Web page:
is it ?

- 05-03-2009Masterxis it essential to master mathamatics in order to be able to have a say in CS?
is it ?

- 05-03-2009laserlight
I'm fairly certain that you can say what you want while playing CS without needing a mastery of mathematics.

- 05-03-2009zacs7
Master? No.

Understand? Yes.

At least my opinion.

> I'm fairly certain that you can say what you want while playing CS without needing a mastery of mathematics.

Haha ;) - 05-03-2009Masterx
well actually i asked that because i saw the topic in tech board disscussing somehow the same thing!

there laiserlight said sth about coming up with an algorithm or stuff that would require to know mathematics !well im talking about university and academic stuff(thesis) ,you know to submit sth new and unique ~ ! and aside from that ive heard this a thousand times that a good programmer is the one who knows mathematics fairly well! and mathematics give a programmer more flexibility (in terms of coming with new ideas and well designed algorithm!) and also ability to make new solutions ! ?

is that right? - 05-03-2009laserlight
Ah, but you only need to know enough mathematics to develop the algorithm in question, i.e., mathematics from computer science, plus mathematics related to your problem domain (which may change as you work on different projects).

- 05-03-2009lordmule
like everyone is saying here. There are specific areas of knowledge of mathematics to know if you want to have a say. For example, if you dont understand all the mathematics involved in 3D computer graphics at the conceptual level, then how are you able to produce the graphics rendering you are required to achieve unless you know about manipulating matrices, shading algorithms etc.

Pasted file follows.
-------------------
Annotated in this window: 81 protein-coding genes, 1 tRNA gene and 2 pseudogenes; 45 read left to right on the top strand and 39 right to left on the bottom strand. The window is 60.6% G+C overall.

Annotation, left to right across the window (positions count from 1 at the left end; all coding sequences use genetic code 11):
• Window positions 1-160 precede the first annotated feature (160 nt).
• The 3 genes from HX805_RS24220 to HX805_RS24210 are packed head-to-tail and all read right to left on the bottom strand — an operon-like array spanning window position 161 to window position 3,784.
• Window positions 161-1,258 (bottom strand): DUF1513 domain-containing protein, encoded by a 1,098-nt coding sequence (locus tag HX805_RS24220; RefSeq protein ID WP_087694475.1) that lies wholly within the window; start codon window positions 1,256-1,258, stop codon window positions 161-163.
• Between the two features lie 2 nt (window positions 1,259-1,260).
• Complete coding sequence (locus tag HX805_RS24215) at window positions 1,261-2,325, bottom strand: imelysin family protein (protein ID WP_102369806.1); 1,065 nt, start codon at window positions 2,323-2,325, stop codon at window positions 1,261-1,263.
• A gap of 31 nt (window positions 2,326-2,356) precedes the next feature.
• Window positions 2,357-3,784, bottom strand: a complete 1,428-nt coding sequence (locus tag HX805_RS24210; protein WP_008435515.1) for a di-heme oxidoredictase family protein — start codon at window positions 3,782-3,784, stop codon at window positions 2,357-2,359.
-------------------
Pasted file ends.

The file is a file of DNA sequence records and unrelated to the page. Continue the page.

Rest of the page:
- 05-04-2009psychopathQuote:

is it essential to master mathamatics

- 05-04-2009Brafil
Like lordmule said, maths are required, but not heavily. You can live without the math library. You don't have to. But if you are going to be a, let's say, game or scientific programmer, you should know about many things out there (matrices, trig. etc.). If you don't, you can do other things.

- 05-04-2009Masterx
thank you all , appreciate that , thats the relief i needed:d

- 05-04-2009zacs7
> I hope not. I'm only barely passing calculus .

Ding ding, transfer to SE :D

I can't stand my CS units, even though I do well in them -- not something I'd want to do for ever :p - 05-04-2009ಠ_ಠ
- 05-05-2009zacs7
- 05-06-2009mr_coffee
I had to take a ton of math classes, calc I-3, DIff Eq, Stats (2 400 level), matrices, discrete math not to mention all the physics (mechanics, E&M, quantum and waves).

I thought all those courses helped my problem solving skills but when I'm programming in the real world, so far I havn't used any math or needed math to understand the problem, but Its probably dependent on what exactly your programming - 05-06-2009nonoob
I agree it highly depends on what you're programming.

During one of my past jobs I had to implement some curve-fitting and equation solving. An engineer showed me some application notes on a thermal resistor - some graphs and rough 2nd and 3rd order equations voltage vs. temperature. I could apply my knowledge of matrix solving and put together a little C program that can accept some calibration constants and come up with a good curve to calculate temperature from an A/D on a dedicated controller.

In another case I was asked to write a touch-screen entry front-end. I was again able to apply my geometry background and do some simple rotates, (polar coordinate systems), and come up with a custom driver. Same with a digitizing project a friend of mine was doing. He needed to place a map on a digitizing tablet and point to three corners (or more) to establish a baseline. I whipped up the necessary code to do coordinate transforms.

It doesn't matter your proficiency level in pure programming and the language thereof. You need to know some "real world" disciplines as well to mesh computers / controllers with the real world. - 05-06-2009Masterx
Thank you guys, thank you very much.